Make frosting (recipe below).

1 8-oz. package cream cheese, room temperature
6 T. (3/4 stick) unsalted butter, room temperature
2 cups powdered sugar
1/2 teaspoon grated lemon peel (zest)
1/2 teaspoon vanilla extract

Beat the cream cheese and butter together until light and fluffy.  Gradually add the powdered sugar, beating well.  Add the lemon zest and vanilla extract and mix to incorporate. 

If the frosting seems too runny or floppy to spread, refrigerate it for about 30 minutes to firm it up.

To frost the cake, place one layer on a platter and spread about 1/3 cup of frosting on the top.  Add another layer, and spread another 1/3 of frosting on the top.  Then, add the third layer, and frost the top and the sides of the cake.  Garnish with thin, twisted lemon slices and fresh blueberries if desired.

Ahhh, spring…it’s finally here.

It’s the frosting, stupid!

Baking a cake from scratch can be pretty easy for the most part. But it’s the frosting that will get you every time.

Some frosting recipes need to be prepared just so, otherwise they can fall flat on their faces, or flat on the cake as it were. Witness the Chocolate Frosting that I made for the recent birthday parties.

By this past weekend, I was completely sick of cake. But the issue of the Fluffy Chocolate Frosting That Wasn’t kept nagging my brain and wouldn’t leave. I thought I had pinpointed what was going wrong with the recipe and wanted to test my hypothesis.

And you can’t make frosting without having something to put it on, right? So I made one last mini-cake on Friday since it was my daughter’s official birthday that day.

In a search for more cake recipes for 6-inch diameter cake pans online, one person suggested that you can just halve a regular cake recipe, and that’s enough for a 6 inch 2 layer cake. Could it be that easy? No complex math involved?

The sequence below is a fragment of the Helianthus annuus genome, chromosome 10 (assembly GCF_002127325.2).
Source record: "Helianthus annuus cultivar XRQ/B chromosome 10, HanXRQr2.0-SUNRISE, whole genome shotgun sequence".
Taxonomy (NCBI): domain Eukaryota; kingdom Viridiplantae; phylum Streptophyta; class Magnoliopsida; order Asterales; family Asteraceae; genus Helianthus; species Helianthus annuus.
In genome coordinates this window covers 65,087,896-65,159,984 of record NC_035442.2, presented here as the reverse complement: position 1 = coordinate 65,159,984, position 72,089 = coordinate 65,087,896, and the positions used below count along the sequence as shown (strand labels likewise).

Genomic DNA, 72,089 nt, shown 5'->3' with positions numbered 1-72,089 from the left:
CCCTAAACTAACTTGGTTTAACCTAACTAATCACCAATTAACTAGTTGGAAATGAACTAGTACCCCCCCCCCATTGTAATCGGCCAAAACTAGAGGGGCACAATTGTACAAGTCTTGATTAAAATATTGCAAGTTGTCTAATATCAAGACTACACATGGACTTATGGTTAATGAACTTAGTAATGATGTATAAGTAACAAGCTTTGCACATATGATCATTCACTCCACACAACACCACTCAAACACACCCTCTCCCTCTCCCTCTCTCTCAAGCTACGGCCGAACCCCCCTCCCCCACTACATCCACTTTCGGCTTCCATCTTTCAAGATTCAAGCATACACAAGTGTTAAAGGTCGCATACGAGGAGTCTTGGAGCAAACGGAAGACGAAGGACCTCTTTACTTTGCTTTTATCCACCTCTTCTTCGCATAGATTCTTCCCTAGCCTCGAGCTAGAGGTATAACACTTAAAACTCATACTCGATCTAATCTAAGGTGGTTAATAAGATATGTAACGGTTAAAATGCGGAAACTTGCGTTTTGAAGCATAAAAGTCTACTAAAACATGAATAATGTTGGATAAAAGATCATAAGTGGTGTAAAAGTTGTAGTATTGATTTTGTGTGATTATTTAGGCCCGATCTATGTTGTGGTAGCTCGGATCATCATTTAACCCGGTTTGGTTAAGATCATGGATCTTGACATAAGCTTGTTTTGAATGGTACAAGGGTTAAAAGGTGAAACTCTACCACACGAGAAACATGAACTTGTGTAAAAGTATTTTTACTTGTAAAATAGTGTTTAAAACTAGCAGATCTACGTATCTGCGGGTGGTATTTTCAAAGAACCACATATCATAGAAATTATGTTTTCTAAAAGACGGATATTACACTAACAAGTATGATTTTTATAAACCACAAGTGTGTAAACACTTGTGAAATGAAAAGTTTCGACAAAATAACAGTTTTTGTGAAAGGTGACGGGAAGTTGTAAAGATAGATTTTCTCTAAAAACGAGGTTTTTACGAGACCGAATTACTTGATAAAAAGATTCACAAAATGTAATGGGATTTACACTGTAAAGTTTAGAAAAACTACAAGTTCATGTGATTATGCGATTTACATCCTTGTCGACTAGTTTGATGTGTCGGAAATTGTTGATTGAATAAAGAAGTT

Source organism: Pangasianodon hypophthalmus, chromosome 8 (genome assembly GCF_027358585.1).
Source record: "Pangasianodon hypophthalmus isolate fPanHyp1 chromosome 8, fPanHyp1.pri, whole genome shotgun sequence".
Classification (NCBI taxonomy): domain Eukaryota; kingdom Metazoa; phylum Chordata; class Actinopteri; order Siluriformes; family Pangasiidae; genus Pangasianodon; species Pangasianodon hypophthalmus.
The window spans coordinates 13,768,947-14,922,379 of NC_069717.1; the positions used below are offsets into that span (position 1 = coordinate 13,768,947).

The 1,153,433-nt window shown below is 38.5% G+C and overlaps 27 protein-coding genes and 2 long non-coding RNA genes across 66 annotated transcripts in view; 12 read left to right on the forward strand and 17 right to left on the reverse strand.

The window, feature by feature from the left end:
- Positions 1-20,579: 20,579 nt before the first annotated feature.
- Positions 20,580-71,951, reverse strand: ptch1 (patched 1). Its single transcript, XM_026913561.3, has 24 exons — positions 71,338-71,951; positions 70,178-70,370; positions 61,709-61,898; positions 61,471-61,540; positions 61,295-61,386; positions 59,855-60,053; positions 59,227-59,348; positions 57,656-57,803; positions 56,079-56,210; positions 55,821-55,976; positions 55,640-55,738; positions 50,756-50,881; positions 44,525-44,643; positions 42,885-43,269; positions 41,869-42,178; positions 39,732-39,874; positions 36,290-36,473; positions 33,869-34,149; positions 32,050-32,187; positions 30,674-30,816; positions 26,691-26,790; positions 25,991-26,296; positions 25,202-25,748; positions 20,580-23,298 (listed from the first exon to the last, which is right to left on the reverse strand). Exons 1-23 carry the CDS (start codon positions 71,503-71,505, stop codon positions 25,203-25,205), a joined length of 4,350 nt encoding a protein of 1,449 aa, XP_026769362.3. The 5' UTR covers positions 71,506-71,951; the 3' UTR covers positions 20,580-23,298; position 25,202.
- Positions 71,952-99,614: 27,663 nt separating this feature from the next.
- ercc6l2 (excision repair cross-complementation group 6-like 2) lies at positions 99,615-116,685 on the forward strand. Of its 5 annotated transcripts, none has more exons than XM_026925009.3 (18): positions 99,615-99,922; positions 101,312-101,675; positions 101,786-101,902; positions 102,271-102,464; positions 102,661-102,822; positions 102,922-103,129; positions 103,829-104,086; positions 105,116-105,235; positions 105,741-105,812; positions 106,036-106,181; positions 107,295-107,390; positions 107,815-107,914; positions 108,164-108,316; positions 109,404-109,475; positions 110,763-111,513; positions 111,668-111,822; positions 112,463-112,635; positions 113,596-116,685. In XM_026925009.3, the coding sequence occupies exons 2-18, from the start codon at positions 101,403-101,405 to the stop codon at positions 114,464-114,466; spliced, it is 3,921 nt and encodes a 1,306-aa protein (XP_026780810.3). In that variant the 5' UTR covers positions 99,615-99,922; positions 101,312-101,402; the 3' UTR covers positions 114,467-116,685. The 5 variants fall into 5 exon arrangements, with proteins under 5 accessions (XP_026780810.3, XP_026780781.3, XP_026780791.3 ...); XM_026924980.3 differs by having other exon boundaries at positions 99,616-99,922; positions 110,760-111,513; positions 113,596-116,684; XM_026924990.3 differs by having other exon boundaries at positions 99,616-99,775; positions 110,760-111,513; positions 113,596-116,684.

I set out to see if this was the case – whether 1 full cake recipe could be made into two mini-cakes. First, I measured how much batter there is in a full-size cake recipe; it turned out there was about 1 1/2 quarts in the recipe I prepared.

Then I took roughly half of the batter and divided it between two cake pans, which illustrated that you only need to fill the cake pans about 1/4 full for a 2 inch cake pan (this translates to about a 1/2 inch deep of cake batter).

I baked the first cake, let it cool for about 10 minutes, then baked the second cake. (I guess it’s okay for the batter to sit around for a little while. It baked up fine.)

The cake layers turned out a little unevenly sized,

but I countered that by slicing the top off the bigger layer and using that layer for the cake bottom; slicing off the domed part left a nice flat surface on which to put the second layer.

Now, on to the frosting challenge. First, I sifted the powdered sugar.

This removes any lumps that have formed in the stored sugar and provides an even texture. The cookbook talked about the importance of this step and I can cofirm this; in the past when I’ve been too impatient with frosting recipes, I’ve just thrown in the sugar and the final frosting has turned out lumpy.

Then, the recipe called for “waking up” the cocoa powder by pouring boiling water over it. Supposedly, this releases a richer flavor from the cocoa. You stir the cocoa together with the water so that it forms a soft mass. Then you blend room-temperature butter into the moistened cocoa.

The potential problems with this method are two-fold. First, it’s very easy to put too much water in, which can result in general runniness.

And the boiling water leaves the cocoa pretty hot for a while afterward. So if you put the butter in right away, it’s just going to melt. And no amount of mixing afterward can make melted butter turn fluffy.

I think that I ran into both of these problems the first couple of times I made this frosting recipe and that’s what turned it into a glaze rather than a fluffy consistency.

When I made it again on Friday, I was very careful about how much water I poured over the chocolate (WAKE UP COCOA!!!), and then I let it rest for a few minutes (shhh, little cocoa, go back to sleep) before I continued with the recipe.

These small changes were enough to turn the frosting corner. The finished frosting looked completely different than the other times – a thicker texture and lighter color.

FINALLY I had conquered this frosting. It only took me four attempts making the recipe to get it right.– Sigh-

Check out the photos of the finished cakes to see the difference a few tweaks can make. The frosting doesn’t even look like the same recipe, but it is:

First attempt:

Last attempt:

Fluffy Chocolate Frosting
Adapted from the Chocolate Cake Mix Doctor

This recipe makes 1 1/2 cups, enough to frost a 2-layer 6 inch diameter mini-cake.

1/3 cup unsweetened cocoa powder
3 T. boiling water
4 T. (1/2 stick) butter, room temperature
1 1/2 cups powdered sugar, sifted
1/2 tsp. pure vanilla extract